A severe overnight storm in Northwest Florida Thursday night claimed the life of one person and left heavy damage across the area that residents are still cleaning up.
The storms grew intense early Friday morning as a flash flood emergency was issued across an area that included Pensacola, Florida. Portions of the city had received over 9 inches of rainfall by the time of the emergency’s issuance, surpassing the old daily record rainfall of 4.12 inches set in 1985.
The storm turned deadly Thursday night when a tornado spun up in the area, sending a tree colliding into a nearby home. Escambia County Fire Rescue and emergency medical services responded to the call of a person trapped just after 8:30 p.m. CDT. However, the person was pronounced dead at the scene.
There were no other reported fatalities nor reported injuries within the city limit, Pensacola Fire Chief Ginny Cranor told AccuWeather Assistant Chief On-Air Meteorologist Geoff Cornish on Friday evening.
Cranor compared the event to a 2014 flood event the city had experienced, saying Thursday’s storm “has been to a similar level” as they had many people trapped in flooded cars in need of rescue.
On April 29, 2014, the heavens opened over Pensacola to unleash dousing rainfall that would mark the greatest calendar day total on record since 1879, according to the National Weather Service.
An estimated 15.55 inches of rain fell that day, a third of which fell in the hour between 10 p.m. and 11 p.m. EDT on April 29. Over the course of 48 hours, an estimated 20.47 inches fell, placing the rainfall between a 1 in 100-year and 1 in 200-year event.
At least two fatalities occurred during the historic flash flooding, one of which was in Escambia County, Florida. The other was in Baldwin County, Alabama.
While the rain that fell Thursday night into Friday didn’t scratch those totals, other areas around Pensacola came close, if not surpassed them. Gulf Breeze, a city in Santa Rosa County and a suburb of Pensacola recorded an astounding 15.70 inches and Warrington, located in Escambia County, recorded 15.23 inches.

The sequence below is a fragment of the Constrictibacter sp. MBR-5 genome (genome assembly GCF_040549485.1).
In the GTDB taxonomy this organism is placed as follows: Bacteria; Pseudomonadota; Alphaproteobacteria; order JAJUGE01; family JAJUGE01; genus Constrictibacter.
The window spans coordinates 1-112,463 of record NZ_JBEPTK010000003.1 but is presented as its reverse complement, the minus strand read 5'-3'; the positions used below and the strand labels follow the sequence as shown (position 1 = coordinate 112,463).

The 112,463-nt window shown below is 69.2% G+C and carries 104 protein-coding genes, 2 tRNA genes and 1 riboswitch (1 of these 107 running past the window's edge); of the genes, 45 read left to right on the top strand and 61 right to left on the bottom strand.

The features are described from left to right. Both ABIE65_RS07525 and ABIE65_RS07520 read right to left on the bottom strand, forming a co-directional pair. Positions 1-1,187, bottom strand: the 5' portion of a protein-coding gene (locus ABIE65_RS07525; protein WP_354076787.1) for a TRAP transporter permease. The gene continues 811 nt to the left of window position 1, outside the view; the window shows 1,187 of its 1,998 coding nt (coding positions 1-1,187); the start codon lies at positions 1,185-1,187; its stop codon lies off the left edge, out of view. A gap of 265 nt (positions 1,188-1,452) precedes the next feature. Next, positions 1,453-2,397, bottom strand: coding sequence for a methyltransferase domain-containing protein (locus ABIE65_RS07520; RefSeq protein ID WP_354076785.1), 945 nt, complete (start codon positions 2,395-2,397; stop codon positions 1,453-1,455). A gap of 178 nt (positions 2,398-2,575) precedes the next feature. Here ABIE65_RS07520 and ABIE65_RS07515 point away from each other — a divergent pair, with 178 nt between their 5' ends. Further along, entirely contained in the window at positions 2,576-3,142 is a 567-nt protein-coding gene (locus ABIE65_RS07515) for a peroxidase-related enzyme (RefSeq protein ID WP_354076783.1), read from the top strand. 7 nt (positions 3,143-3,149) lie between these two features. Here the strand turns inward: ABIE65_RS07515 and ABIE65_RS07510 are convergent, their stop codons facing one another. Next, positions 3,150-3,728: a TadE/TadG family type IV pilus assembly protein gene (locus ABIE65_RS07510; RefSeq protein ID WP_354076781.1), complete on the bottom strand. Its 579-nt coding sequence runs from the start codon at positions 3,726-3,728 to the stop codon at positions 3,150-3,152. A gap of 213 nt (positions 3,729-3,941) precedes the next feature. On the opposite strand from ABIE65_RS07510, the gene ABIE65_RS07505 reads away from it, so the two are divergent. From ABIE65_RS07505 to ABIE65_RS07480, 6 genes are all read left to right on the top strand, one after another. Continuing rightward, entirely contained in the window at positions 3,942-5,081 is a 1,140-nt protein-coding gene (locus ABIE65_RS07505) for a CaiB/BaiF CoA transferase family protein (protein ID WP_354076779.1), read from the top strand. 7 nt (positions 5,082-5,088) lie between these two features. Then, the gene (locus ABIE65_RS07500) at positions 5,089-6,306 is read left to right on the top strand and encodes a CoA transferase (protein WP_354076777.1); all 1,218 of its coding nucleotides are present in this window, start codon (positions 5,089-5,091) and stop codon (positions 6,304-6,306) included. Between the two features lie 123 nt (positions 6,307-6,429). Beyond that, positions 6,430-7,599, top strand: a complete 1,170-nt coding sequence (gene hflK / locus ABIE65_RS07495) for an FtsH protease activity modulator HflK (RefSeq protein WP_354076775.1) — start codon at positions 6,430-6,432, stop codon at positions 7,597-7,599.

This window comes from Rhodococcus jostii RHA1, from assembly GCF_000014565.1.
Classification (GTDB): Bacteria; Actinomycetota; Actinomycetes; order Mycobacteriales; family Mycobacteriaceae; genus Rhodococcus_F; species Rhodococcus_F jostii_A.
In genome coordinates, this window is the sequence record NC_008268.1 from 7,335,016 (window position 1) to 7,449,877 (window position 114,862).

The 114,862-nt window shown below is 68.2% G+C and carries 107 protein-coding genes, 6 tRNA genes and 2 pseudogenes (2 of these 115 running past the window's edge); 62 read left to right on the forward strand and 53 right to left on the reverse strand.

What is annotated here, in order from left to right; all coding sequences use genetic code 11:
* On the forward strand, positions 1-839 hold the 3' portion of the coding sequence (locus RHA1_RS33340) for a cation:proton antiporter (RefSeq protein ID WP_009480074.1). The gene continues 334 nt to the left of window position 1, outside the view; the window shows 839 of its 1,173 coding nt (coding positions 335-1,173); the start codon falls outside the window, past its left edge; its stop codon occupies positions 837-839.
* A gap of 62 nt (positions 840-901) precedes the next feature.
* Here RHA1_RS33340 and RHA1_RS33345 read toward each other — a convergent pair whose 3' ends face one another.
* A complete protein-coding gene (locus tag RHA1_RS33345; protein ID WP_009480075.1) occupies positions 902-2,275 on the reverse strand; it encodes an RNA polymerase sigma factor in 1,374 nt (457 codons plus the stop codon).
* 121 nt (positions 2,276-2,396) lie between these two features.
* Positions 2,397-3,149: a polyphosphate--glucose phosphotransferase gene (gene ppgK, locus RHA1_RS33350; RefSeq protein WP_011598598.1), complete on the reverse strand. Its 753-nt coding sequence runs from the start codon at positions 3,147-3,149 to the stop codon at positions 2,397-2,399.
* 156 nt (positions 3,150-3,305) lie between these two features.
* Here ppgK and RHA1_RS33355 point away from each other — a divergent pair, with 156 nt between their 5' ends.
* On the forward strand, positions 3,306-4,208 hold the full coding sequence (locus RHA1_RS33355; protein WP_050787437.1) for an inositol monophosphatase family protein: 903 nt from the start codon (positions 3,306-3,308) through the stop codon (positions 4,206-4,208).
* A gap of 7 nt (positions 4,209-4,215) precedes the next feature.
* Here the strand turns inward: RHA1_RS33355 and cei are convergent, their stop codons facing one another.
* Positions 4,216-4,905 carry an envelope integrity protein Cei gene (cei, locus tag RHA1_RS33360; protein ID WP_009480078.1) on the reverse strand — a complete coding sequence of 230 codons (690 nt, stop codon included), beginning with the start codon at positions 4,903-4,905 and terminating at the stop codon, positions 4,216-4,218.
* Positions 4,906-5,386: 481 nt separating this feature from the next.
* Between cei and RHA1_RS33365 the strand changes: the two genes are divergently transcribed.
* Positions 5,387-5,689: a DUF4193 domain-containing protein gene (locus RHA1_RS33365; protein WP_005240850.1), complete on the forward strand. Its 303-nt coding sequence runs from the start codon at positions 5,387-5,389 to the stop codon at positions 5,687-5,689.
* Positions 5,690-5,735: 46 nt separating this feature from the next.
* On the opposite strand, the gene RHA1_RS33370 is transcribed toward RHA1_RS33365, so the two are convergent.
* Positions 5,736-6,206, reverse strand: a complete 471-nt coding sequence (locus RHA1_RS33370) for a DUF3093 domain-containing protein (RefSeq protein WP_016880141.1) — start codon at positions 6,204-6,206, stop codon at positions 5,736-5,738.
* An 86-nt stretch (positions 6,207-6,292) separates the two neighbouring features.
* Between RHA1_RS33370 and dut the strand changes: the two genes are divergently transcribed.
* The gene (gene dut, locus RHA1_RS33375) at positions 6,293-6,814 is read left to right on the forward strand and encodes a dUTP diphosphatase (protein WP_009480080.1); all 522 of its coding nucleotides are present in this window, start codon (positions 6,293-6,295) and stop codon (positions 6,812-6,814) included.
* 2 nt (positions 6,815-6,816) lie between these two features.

With that said, the rainfall totals in Pensacola were anything but insignificant, especially as another round of rain took aim at the area Friday morning. In fact, it blew away the historical average for the entire month of June (7.32 inches)
“It’s been a very long evening and a long day,” Cranor said. “Our crews have been out working, performing damage assessments and just making sure that all of our roads and critical infrastructure are supported.”
In addition to the flooding rainfall, the area also had “hours of terrible lightning,” according to Cranor.
Data from LightningMaps.org, a community project that maps out lightning strikes across the United States, showed frequent lightning across northern Florida throughout the evening hours of Thursday, including in Escambia County where Pensacola is located.
Power outages were still high across Florida as 20,000 customers were without power as of Friday evening, according to PowerOutage.US. Escambia County. Over 3,700 customers without electricity were in Escambia, with the rest scattered across the state. The outages are expected to wane as crews continue to clean up following the storm.
Produced in association with AccuWeather
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